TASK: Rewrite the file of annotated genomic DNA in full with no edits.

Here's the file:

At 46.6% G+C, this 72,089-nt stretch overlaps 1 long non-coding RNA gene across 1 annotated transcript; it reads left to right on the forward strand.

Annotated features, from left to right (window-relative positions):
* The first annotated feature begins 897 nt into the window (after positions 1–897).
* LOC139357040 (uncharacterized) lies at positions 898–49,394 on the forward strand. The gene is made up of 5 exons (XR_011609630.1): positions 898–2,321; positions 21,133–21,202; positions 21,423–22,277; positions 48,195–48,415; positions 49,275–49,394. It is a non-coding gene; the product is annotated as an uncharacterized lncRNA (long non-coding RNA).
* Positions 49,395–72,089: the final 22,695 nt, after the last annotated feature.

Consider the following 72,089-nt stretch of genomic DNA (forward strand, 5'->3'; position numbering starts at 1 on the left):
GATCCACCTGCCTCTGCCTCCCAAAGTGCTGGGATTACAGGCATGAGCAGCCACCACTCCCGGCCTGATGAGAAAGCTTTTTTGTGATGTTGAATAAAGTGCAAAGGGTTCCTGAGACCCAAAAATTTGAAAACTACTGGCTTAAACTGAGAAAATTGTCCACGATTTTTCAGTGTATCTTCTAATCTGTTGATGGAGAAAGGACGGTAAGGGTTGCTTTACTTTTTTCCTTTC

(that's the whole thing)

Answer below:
At 46.6% G+C, this 72,089-nt stretch overlaps 1 long non-coding RNA gene across 1 annotated transcript; it reads left to right on the forward strand.

Annotated features, from left to right (window-relative positions):
* The first annotated feature begins 897 nt into the window (after positions 1–897).
* LOC139357040 (uncharacterized) lies at positions 898–49,394 on the forward strand. The gene is made up of 5 exons (XR_011609630.1): positions 898–2,321; positions 21,133–21,202; positions 21,423–22,277; positions 48,195–48,415; positions 49,275–49,394. It is a non-coding gene; the product is annotated as an uncharacterized lncRNA (long non-coding RNA).
* Positions 49,395–72,089: the final 22,695 nt, after the last annotated feature.

Consider the following 72,089-nt stretch of genomic DNA (forward strand, 5'->3'; position numbering starts at 1 on the left):
GATCCACCTGCCTCTGCCTCCCAAAGTGCTGGGATTACAGGCATGAGCAGCCACCACTCCCGGCCTGATGAGAAAGCTTTTTTGTGATGTTGAATAAAGTGCAAAGGGTTCCTGAGACCCAAAAATTTGAAAACTACTGGCTTAAACTGAGAAAATTGTCCACGATTTTTCAGTGTATCTTCTAATCTGTTGATGGAGAAAGGACGGTAAGGGTTGCTTTACTTTTTTCCTTTC